WARSAW (Reuters) - Poland signed up to the Paris climate agreement on Thursday, ending doubts that the coal-dependent nation might defy other European Union members that have endorsed the shift away from fossil fuels.
The Paris agreement is due come into effect on Nov. 4 after clearing a final hurdle on Wednesday when seven EU countries signed up. U.S. President Barack Obama called it a “historic day” and a potential “turning point” in protecting the planet.
Poland, whose economy is heavily dependent on coal, has often been the least enthusiastic of EU nations in climate policies, fearing it will face big costs, but has come round to support the Paris agreement.
On Thursday, Polish President Andrzej Duda signed the ratification bill for the climate deal, after 402 lawmakers voted in favor in parliament earlier in the day, versus just 36 who voted against.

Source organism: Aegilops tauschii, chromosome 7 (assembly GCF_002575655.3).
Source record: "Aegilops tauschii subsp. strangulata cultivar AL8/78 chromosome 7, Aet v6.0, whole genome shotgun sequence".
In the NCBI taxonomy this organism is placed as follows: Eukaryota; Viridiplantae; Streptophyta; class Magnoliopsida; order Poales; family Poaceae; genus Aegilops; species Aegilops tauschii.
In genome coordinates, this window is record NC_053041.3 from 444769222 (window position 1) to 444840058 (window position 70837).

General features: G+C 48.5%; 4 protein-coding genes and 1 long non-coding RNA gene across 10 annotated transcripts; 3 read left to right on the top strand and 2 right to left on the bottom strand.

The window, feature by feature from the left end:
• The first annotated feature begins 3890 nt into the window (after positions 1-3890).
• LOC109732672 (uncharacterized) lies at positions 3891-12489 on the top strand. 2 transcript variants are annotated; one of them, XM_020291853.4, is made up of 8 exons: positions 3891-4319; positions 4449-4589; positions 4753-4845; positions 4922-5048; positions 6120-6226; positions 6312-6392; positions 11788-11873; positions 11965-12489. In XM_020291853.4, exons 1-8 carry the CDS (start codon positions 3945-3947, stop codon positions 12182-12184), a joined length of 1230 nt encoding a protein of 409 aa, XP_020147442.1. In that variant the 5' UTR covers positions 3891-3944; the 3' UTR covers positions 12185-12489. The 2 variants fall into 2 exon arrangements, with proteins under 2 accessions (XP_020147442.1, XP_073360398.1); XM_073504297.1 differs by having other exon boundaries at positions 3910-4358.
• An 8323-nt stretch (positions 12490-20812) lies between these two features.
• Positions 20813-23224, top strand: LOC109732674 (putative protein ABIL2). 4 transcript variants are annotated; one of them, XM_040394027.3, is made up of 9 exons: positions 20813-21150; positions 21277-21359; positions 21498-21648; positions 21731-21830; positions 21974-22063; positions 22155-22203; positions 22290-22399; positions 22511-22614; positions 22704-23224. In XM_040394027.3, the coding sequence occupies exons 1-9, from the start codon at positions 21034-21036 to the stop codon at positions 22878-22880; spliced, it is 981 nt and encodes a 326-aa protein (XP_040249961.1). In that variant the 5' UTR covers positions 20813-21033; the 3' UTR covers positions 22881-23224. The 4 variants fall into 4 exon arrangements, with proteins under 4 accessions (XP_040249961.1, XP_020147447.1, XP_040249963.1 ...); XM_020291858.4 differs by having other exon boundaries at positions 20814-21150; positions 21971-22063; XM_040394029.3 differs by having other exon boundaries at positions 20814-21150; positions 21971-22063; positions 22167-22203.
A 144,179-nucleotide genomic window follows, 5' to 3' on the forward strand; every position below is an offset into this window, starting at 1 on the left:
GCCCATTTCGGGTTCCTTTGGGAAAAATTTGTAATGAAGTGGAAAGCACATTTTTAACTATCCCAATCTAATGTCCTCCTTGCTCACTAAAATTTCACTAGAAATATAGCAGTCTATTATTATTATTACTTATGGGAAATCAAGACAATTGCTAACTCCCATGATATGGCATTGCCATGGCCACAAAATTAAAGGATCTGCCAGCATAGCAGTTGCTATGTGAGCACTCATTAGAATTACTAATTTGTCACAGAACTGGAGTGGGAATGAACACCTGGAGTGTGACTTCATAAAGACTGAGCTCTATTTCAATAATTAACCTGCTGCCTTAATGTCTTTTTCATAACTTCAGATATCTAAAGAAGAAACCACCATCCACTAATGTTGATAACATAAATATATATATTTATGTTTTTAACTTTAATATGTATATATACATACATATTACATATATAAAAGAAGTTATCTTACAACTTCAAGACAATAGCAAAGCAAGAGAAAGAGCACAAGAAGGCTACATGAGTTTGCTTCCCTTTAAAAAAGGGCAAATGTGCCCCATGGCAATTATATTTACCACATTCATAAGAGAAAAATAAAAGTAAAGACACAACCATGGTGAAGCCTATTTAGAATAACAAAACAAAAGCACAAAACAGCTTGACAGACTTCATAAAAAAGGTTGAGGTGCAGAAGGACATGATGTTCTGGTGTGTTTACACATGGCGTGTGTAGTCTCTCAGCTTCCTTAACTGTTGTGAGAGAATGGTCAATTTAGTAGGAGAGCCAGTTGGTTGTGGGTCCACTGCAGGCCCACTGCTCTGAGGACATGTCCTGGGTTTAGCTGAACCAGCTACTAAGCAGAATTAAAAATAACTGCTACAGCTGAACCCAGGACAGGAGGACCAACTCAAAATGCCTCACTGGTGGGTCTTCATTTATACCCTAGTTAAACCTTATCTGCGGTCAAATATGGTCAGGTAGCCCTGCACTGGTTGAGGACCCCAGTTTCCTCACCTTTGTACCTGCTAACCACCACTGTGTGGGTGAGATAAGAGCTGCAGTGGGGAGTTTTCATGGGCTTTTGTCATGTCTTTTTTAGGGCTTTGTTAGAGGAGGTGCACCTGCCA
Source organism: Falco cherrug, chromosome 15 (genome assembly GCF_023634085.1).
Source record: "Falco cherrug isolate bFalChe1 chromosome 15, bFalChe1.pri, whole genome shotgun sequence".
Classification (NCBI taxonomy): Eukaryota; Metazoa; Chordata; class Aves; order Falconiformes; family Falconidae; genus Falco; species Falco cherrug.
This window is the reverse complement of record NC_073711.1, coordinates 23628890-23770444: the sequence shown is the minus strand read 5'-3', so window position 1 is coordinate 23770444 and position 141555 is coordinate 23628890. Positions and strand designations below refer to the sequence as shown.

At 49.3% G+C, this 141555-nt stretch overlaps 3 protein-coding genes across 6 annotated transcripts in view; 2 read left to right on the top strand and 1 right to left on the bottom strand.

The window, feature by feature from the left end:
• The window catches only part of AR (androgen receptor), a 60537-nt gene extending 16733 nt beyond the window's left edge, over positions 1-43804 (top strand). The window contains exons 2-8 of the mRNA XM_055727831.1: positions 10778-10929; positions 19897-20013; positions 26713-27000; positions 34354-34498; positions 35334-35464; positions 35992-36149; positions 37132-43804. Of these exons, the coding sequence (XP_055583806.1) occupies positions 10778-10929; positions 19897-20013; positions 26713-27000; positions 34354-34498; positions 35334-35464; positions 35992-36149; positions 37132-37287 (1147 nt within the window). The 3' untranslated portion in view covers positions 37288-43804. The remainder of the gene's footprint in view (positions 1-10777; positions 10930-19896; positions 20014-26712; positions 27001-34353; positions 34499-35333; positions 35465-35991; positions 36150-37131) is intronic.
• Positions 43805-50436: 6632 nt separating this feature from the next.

“We are very happy that the majority of MPs has acceded to our proposal. We hope for a smooth completion of the legislative process,” the environment ministry’s spokesman said.
The Paris accord, signed by almost 200 nations in December, aims to slash greenhouse gas emissions by shifting away from fossil fuels to limit global warming to “well below” two degrees Celsius (3.6 Fahrenheit) compared to pre-industrial times.
EU nations Germany, France, Portugal, Austria, Slovakia, Hungary and Malta formally joined up on Wednesday, adding to major emitters led by China and the United States.
The EU ratifications pushed support for the pact to nations representing 58.82 percent of global greenhouse gas emissions, above a threshold for entry into force of 55 percent.
In total, 73 countries out of 195 have ratified the agreement, according to the U.N. website.
Reporting by Agnieszka Barteczko and Pawel Sobczak; Editing by Susan Fenton
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